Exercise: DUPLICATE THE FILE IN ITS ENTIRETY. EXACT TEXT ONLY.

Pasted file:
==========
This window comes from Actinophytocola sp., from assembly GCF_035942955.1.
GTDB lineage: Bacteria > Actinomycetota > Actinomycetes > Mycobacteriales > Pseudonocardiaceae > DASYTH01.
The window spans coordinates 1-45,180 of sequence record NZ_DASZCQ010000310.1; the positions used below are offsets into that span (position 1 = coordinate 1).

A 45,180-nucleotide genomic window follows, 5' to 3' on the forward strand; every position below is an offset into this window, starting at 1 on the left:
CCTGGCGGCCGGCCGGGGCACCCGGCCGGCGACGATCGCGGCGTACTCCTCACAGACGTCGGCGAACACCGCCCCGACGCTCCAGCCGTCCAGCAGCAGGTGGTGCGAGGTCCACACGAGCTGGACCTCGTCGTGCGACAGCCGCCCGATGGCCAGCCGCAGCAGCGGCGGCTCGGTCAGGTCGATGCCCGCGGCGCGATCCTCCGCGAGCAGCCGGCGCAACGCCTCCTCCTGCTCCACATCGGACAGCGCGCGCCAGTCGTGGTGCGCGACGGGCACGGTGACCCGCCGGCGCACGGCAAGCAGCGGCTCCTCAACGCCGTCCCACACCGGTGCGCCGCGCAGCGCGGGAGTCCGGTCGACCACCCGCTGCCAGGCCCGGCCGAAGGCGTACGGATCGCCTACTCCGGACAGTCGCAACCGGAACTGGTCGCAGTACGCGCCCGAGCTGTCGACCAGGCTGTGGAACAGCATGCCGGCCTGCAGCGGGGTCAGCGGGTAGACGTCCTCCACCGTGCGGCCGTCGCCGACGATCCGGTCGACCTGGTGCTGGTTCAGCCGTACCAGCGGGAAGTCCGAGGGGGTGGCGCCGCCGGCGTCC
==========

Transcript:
This window comes from Actinophytocola sp., from assembly GCF_035942955.1.
GTDB lineage: Bacteria > Actinomycetota > Actinomycetes > Mycobacteriales > Pseudonocardiaceae > DASYTH01.
The window spans coordinates 1-45,180 of sequence record NZ_DASZCQ010000310.1; the positions used below are offsets into that span (position 1 = coordinate 1).

A 45,180-nucleotide genomic window follows, 5' to 3' on the forward strand; every position below is an offset into this window, starting at 1 on the left:
CCTGGCGGCCGGCCGGGGCACCCGGCCGGCGACGATCGCGGCGTACTCCTCACAGACGTCGGCGAACACCGCCCCGACGCTCCAGCCGTCCAGCAGCAGGTGGTGCGAGGTCCACACGAGCTGGACCTCGTCGTGCGACAGCCGCCCGATGGCCAGCCGCAGCAGCGGCGGCTCGGTCAGGTCGATGCCCGCGGCGCGATCCTCCGCGAGCAGCCGGCGCAACGCCTCCTCCTGCTCCACATCGGACAGCGCGCGCCAGTCGTGGTGCGCGACGGGCACGGTGACCCGCCGGCGCACGGCAAGCAGCGGCTCCTCAACGCCGTCCCACACCGGTGCGCCGCGCAGCGCGGGAGTCCGGTCGACCACCCGCTGCCAGGCCCGGCCGAAGGCGTACGGATCGCCTACTCCGGACAGTCGCAACCGGAACTGGTCGCAGTACGCGCCCGAGCTGTCGACCAGGCTGTGGAACAGCATGCCGGCCTGCAGCGGGGTCAGCGGGTAGACGTCCTCCACCGTGCGGCCGTCGCCGACGATCCGGTCGACCTGGTGCTGGTTCAGCCGTACCAGCGGGAAGTCCGAGGGGGTGGCGCCGCCGGCGTCC